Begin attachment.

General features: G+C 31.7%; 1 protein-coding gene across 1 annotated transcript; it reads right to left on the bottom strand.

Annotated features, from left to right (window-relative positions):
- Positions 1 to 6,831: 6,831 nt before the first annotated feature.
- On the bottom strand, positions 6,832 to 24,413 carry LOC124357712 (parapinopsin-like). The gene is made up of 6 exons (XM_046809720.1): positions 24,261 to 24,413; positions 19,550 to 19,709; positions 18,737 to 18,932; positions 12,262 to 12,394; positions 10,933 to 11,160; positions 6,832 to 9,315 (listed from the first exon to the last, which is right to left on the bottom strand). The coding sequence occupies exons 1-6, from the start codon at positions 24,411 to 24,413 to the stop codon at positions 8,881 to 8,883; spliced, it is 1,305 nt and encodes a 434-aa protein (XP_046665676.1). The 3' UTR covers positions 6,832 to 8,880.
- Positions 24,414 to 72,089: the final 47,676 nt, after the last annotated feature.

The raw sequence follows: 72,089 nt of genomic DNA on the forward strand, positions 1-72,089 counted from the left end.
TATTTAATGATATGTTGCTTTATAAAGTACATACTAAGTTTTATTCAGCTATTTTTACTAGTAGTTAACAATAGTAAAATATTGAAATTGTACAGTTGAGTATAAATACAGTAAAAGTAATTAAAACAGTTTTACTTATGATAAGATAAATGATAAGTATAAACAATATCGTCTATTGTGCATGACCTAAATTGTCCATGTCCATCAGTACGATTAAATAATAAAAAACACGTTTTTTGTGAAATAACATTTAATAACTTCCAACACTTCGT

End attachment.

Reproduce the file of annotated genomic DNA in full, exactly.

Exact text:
General features: G+C 31.7%; 1 protein-coding gene across 1 annotated transcript; it reads right to left on the bottom strand.

Annotated features, from left to right (window-relative positions):
- Positions 1 to 6,831: 6,831 nt before the first annotated feature.
- On the bottom strand, positions 6,832 to 24,413 carry LOC124357712 (parapinopsin-like). The gene is made up of 6 exons (XM_046809720.1): positions 24,261 to 24,413; positions 19,550 to 19,709; positions 18,737 to 18,932; positions 12,262 to 12,394; positions 10,933 to 11,160; positions 6,832 to 9,315 (listed from the first exon to the last, which is right to left on the bottom strand). The coding sequence occupies exons 1-6, from the start codon at positions 24,411 to 24,413 to the stop codon at positions 8,881 to 8,883; spliced, it is 1,305 nt and encodes a 434-aa protein (XP_046665676.1). The 3' UTR covers positions 6,832 to 8,880.
- Positions 24,414 to 72,089: the final 47,676 nt, after the last annotated feature.

The raw sequence follows: 72,089 nt of genomic DNA on the forward strand, positions 1-72,089 counted from the left end.
TATTTAATGATATGTTGCTTTATAAAGTACATACTAAGTTTTATTCAGCTATTTTTACTAGTAGTTAACAATAGTAAAATATTGAAATTGTACAGTTGAGTATAAATACAGTAAAAGTAATTAAAACAGTTTTACTTATGATAAGATAAATGATAAGTATAAACAATATCGTCTATTGTGCATGACCTAAATTGTCCATGTCCATCAGTACGATTAAATAATAAAAAACACGTTTTTTGTGAAATAACATTTAATAACTTCCAACACTTCGT